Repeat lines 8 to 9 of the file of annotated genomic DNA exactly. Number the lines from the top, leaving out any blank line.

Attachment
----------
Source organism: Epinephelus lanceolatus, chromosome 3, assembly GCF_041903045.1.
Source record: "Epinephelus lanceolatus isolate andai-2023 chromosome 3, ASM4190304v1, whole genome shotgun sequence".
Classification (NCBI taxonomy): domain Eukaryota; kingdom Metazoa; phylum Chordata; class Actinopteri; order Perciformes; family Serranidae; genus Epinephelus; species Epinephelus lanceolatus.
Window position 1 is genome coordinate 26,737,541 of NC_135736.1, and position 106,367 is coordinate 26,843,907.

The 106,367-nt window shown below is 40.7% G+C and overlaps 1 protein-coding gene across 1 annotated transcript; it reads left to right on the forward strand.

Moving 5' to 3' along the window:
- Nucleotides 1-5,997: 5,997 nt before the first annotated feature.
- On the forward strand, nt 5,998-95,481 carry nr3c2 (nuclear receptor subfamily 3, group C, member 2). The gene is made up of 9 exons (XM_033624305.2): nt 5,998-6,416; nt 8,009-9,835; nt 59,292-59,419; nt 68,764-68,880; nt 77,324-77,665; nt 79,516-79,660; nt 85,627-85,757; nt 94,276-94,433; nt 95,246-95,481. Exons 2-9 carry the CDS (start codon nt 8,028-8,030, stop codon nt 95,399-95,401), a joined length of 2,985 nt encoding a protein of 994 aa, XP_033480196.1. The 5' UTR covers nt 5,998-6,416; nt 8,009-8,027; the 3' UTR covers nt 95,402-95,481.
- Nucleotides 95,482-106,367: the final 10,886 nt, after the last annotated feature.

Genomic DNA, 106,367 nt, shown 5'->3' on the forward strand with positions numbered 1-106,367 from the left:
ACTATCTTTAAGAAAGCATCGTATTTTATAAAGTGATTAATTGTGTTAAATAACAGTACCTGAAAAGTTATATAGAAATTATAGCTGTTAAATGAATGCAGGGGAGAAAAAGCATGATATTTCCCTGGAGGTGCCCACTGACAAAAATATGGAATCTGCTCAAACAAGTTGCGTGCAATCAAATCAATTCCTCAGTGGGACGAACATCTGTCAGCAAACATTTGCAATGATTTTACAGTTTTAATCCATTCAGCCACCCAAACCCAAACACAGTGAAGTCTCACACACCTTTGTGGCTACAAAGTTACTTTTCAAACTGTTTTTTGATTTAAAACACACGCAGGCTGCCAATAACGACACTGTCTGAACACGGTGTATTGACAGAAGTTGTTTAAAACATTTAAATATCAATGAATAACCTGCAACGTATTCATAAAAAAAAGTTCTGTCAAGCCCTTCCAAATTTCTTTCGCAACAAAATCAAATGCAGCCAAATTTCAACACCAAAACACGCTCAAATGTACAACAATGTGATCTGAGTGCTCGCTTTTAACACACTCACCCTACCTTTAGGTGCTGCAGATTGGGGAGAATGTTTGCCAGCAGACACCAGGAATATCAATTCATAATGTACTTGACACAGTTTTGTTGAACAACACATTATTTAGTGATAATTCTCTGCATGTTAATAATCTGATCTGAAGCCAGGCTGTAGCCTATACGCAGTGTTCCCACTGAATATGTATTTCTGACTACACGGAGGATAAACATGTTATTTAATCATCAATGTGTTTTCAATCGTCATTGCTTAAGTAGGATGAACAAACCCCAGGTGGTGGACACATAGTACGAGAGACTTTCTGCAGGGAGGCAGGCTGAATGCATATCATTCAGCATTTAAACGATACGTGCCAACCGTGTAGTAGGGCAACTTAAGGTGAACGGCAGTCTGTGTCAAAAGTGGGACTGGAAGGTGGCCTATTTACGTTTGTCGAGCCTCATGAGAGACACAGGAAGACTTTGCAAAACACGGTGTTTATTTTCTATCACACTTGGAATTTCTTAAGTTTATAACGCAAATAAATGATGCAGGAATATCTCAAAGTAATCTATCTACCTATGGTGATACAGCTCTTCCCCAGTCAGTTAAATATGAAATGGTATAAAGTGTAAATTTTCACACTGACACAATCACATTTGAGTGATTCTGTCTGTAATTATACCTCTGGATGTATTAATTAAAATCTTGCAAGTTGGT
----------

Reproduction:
- On the forward strand, nt 5,998-95,481 carry nr3c2 (nuclear receptor subfamily 3, group C, member 2). The gene is made up of 9 exons (XM_033624305.2): nt 5,998-6,416; nt 8,009-9,835; nt 59,292-59,419; nt 68,764-68,880; nt 77,324-77,665; nt 79,516-79,660; nt 85,627-85,757; nt 94,276-94,433; nt 95,246-95,481. Exons 2-9 carry the CDS (start codon nt 8,028-8,030, stop codon nt 95,399-95,401), a joined length of 2,985 nt encoding a protein of 994 aa, XP_033480196.1. The 5' UTR covers nt 5,998-6,416; nt 8,009-8,027; the 3' UTR covers nt 95,402-95,481.
- Nucleotides 95,482-106,367: the final 10,886 nt, after the last annotated feature.